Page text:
Here I got to know Maria better. I found out that it was true about her Rose Parade Queen candidacy and that she had never actually married Steve but had told her parents that she had (supposedly in Las Vegas) so they would stop hassling her about it. Their actual commitment to each other had been enough for her. I also found out that she loved Gregory House, M.D. (of the TV series House) as much as I did, she because she thought his intelligence was sexy and I simply because he was savvy and outspoken.

On the sixth day of the cruise we took a whale-watching excursion to Juneau, where we had a run-in with some "admirers." After the boat trip we had gone to a bar and grill for drinks when a couple of men noticed her looks and lack of a wedding band. They had begun to hit on Maria pretty hard, pressing her to drink with them. I had been looking at possible gifts for my children at a souvenir shop contiguous with the bar.

"Honey, I almost forgot," I said to her, coming up close and taking her hand. "The kids are going to be calling about their mortgage at 3:30, so we better get back."

She looked at the watch she wasn't wearing and said, "Oh my God, I didn't realize it was that late. Yes, we better rush back."

Once we got out of hearing distance Maria asked, laughing: "What kids? What mortgage?" At the Cadillac that night she requested Carole King's "You've Got a Friend" and insisted on paying for "Honey's" drinks. We closed the bar at 3:00 a.m. When I walked her back to her room, she asked me to wait just a minute, then came out with her handbag and said she wanted to spend the night in my room because she wanted the company. She smiled and promised to wear her nightgown.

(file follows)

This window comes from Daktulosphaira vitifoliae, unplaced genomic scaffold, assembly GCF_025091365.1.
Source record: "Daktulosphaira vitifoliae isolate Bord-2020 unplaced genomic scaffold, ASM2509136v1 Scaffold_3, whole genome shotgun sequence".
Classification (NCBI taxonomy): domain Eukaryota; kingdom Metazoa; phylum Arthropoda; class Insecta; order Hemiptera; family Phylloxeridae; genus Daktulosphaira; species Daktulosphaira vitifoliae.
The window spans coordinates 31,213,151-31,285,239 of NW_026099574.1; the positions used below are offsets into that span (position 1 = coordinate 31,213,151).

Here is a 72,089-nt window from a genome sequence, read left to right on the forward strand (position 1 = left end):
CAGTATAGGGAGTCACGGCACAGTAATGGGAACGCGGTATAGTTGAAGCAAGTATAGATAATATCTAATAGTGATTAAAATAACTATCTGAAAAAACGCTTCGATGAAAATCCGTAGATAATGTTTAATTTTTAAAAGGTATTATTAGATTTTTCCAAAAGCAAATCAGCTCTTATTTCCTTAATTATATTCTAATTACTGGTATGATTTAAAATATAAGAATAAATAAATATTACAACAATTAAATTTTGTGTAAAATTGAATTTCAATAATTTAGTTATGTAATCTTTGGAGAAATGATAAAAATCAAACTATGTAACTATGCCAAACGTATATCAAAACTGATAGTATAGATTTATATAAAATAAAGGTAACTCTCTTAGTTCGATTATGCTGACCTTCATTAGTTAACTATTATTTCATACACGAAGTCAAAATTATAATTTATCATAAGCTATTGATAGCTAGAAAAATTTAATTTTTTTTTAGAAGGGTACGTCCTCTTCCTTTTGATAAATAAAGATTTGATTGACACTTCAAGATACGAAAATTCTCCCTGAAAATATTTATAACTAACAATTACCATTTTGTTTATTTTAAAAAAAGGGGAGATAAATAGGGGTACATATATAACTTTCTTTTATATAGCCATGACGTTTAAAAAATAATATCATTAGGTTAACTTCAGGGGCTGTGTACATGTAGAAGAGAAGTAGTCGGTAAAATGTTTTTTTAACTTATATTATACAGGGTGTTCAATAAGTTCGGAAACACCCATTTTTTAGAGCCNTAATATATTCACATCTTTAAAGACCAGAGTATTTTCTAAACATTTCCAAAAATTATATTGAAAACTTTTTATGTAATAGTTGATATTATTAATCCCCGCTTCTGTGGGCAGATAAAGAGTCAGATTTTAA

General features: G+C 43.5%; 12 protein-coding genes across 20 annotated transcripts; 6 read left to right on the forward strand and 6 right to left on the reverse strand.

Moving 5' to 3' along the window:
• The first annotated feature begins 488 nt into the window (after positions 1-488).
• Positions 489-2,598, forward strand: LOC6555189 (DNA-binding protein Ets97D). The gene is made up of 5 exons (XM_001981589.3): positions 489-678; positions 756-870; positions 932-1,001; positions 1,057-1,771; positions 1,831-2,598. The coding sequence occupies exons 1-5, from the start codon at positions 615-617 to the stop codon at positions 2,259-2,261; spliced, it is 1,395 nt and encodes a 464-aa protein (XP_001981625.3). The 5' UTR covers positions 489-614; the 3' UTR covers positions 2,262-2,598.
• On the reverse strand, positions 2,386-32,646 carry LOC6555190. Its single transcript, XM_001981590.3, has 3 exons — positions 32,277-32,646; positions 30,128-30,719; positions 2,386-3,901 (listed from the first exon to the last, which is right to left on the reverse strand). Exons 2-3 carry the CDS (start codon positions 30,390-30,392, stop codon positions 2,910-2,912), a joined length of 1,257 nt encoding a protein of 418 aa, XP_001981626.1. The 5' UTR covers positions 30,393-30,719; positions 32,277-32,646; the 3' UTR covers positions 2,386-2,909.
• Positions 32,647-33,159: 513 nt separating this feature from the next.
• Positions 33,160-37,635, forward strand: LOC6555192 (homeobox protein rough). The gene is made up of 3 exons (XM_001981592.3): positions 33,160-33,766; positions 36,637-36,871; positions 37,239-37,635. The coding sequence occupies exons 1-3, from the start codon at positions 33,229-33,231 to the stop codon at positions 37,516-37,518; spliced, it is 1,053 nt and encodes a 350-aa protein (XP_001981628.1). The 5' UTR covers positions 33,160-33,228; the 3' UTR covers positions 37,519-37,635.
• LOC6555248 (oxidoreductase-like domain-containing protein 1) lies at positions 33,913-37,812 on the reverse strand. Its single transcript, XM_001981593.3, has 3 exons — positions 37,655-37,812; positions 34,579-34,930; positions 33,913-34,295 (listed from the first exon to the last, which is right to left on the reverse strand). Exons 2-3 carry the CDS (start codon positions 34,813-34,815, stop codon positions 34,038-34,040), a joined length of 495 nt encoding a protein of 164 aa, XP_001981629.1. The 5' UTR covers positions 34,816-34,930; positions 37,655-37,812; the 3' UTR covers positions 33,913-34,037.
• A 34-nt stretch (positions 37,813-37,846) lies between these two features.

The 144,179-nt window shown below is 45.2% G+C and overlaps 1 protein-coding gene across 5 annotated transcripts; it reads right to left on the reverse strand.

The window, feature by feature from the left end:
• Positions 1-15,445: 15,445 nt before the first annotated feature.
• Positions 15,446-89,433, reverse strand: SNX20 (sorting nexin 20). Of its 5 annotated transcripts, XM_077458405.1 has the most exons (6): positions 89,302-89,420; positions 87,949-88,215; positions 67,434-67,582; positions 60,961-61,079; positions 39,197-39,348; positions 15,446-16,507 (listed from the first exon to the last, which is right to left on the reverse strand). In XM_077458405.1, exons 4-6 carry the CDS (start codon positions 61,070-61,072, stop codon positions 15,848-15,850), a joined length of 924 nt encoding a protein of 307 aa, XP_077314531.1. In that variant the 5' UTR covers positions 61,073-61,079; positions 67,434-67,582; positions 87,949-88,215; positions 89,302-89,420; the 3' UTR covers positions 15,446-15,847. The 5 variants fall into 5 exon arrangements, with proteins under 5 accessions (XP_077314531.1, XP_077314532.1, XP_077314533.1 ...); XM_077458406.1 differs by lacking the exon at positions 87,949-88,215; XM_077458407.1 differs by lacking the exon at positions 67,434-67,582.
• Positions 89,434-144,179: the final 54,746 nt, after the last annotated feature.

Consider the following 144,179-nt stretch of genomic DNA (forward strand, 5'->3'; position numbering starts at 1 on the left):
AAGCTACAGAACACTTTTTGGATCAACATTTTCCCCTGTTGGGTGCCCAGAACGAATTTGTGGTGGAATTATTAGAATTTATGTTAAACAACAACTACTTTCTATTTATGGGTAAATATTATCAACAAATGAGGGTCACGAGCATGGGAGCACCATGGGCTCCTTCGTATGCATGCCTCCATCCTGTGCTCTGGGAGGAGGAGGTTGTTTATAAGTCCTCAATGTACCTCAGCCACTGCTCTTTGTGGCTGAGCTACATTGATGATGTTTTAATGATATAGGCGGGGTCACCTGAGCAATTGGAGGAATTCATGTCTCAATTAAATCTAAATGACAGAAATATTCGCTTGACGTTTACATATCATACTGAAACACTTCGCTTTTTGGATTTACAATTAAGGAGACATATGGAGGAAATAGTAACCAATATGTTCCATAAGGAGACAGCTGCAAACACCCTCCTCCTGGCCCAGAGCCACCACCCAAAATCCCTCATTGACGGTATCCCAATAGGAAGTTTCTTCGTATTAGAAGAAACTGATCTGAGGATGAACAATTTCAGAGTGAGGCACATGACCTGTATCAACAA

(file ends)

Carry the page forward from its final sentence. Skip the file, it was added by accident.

Next morning I was the one up early, sipping coffee and reading. When Maria awoke she thanked me again for yesterday and said she wanted me to stay in her cabin tonight. At the Cadillac after dinner she told me and one of the other couples that she had almost gotten kicked out of her Catholic girls' high school for not believing that Mary was a virgin and for citing New Testament passages that said Jesus had brothers and sisters. She was pleased when I told her and the others that a recent Broadway play about Mary, called Testament, had the character Mary say to the audience: "And they claim that I was a virgin! How would they know?"

We ended the cruise with a brief checkout (of both rooms), a return to the Fairmont Waterfront, and then a departure for our own separate ways from the Vancouver airport. Maria thanked me repeatedly for choosing to accompany her and made me promise not to reveal any of her nighttime habits or revelations to our gossipy cousins and, especially, never to tell her mother the truth about her "marriage" to Steve. I promised before boarding my plane which was leaving an hour and a half before hers.